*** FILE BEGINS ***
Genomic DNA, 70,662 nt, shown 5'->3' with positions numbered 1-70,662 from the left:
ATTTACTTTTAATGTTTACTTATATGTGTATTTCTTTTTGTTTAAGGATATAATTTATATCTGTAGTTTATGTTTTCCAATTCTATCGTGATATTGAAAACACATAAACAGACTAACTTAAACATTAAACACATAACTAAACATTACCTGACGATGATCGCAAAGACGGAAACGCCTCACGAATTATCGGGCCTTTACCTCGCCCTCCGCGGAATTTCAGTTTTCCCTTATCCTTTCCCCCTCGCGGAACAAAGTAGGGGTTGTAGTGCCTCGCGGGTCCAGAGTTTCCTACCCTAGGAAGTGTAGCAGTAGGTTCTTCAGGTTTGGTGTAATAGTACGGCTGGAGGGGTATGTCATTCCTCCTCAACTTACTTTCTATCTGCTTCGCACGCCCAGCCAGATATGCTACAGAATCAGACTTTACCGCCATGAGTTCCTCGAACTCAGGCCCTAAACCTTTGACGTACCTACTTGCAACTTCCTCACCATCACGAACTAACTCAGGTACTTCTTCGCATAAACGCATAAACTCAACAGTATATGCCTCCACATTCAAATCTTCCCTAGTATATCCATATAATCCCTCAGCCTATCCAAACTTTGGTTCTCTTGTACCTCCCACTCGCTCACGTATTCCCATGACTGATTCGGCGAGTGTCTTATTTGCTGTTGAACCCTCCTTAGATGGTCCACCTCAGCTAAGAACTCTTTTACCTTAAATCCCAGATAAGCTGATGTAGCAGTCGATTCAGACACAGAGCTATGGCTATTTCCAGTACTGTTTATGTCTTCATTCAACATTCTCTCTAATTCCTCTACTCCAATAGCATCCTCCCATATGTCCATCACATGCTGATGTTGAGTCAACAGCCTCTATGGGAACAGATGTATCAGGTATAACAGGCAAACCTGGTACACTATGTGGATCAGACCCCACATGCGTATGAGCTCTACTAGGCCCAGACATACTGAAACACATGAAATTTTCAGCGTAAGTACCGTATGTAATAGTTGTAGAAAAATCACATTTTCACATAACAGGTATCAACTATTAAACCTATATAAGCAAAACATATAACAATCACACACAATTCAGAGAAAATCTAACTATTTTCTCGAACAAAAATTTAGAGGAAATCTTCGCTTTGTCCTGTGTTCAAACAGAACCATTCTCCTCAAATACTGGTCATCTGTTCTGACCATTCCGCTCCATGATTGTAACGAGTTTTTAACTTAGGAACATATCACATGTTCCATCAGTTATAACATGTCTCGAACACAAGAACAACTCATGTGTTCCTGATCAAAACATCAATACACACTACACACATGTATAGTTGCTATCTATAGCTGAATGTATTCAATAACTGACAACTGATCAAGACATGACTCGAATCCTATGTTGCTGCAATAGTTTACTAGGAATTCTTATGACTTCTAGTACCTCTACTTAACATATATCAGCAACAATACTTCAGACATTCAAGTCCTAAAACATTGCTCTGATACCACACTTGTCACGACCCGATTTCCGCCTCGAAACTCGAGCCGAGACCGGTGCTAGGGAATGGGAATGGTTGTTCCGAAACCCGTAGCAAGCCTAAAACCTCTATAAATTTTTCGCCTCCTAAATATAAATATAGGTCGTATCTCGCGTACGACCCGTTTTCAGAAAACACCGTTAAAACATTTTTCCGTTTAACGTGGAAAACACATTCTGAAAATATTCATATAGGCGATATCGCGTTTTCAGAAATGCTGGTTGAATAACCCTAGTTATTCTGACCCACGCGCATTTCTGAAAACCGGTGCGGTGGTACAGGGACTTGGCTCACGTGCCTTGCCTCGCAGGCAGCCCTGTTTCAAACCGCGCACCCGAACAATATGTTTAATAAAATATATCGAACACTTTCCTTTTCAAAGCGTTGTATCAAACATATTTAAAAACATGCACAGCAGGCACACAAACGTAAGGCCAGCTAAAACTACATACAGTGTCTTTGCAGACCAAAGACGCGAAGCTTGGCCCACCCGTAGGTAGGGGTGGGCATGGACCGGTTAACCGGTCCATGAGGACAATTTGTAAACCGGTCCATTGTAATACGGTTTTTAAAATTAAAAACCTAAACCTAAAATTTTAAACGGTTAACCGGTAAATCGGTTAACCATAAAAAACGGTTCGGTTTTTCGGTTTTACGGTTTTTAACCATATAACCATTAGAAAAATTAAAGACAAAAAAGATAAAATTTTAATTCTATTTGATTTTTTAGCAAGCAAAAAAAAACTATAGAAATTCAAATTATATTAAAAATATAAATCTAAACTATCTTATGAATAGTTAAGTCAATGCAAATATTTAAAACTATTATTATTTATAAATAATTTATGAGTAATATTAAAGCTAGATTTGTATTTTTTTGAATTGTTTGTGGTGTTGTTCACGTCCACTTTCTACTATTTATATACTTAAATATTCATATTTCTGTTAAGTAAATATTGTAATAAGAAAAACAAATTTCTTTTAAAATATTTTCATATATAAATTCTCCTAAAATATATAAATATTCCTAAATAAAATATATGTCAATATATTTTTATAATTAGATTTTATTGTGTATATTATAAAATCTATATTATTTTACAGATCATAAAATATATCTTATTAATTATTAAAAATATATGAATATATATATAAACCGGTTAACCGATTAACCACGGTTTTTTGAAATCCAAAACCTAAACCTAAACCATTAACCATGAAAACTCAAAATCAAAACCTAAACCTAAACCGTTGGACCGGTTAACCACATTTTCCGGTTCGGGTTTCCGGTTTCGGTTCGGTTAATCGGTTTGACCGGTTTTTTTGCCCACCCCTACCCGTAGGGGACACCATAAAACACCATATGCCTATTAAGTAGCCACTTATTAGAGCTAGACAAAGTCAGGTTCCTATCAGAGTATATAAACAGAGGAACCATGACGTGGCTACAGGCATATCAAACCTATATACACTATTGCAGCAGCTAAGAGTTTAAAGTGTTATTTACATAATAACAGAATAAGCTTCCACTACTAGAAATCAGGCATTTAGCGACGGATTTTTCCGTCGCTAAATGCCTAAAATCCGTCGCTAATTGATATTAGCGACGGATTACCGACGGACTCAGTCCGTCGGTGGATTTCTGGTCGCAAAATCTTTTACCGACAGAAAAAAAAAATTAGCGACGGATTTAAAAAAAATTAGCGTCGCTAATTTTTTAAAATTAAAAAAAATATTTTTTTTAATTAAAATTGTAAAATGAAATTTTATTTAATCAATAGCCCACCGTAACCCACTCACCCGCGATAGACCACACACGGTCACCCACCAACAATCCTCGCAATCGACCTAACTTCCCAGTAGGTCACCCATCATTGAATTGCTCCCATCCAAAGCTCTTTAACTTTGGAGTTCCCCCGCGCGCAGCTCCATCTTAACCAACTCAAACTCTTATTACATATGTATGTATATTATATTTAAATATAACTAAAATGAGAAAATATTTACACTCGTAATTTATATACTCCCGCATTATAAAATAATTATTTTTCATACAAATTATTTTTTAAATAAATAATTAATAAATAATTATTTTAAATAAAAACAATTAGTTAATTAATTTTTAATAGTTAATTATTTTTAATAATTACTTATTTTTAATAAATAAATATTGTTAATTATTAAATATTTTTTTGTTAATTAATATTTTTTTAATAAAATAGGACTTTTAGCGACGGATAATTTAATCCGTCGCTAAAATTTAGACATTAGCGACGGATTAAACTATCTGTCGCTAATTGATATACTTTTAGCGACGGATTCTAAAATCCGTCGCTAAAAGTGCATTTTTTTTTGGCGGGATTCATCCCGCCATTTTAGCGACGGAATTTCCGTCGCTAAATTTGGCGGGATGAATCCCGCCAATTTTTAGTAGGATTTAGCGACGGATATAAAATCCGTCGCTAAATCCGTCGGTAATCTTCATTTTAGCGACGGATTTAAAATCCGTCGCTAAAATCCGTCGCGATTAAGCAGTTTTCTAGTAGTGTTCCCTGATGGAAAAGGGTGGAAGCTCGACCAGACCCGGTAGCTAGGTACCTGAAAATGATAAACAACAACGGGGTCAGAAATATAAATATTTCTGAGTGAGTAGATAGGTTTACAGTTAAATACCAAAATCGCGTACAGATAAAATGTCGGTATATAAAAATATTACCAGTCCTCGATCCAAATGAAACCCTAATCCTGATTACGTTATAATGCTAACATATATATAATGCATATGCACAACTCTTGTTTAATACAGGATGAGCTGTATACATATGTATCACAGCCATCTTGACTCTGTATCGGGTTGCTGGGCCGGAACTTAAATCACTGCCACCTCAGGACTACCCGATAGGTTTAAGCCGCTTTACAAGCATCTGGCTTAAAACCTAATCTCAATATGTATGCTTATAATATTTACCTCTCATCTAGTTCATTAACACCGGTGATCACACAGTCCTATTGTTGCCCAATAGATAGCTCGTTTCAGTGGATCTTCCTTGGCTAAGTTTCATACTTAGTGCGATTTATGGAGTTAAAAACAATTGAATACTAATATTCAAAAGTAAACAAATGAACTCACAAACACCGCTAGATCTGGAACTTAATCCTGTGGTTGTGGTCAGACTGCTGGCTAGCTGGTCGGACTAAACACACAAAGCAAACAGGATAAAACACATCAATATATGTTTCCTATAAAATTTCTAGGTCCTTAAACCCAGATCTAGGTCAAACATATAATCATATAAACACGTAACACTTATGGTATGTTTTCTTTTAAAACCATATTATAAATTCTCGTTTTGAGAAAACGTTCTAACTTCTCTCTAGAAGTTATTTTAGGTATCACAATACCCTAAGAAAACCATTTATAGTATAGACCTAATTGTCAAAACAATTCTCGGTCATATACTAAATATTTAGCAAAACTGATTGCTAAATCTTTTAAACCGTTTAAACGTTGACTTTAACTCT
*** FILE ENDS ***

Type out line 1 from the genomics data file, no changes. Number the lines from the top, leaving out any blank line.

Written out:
Genomic DNA, 70,662 nt, shown 5'->3' with positions numbered 1-70,662 from the left: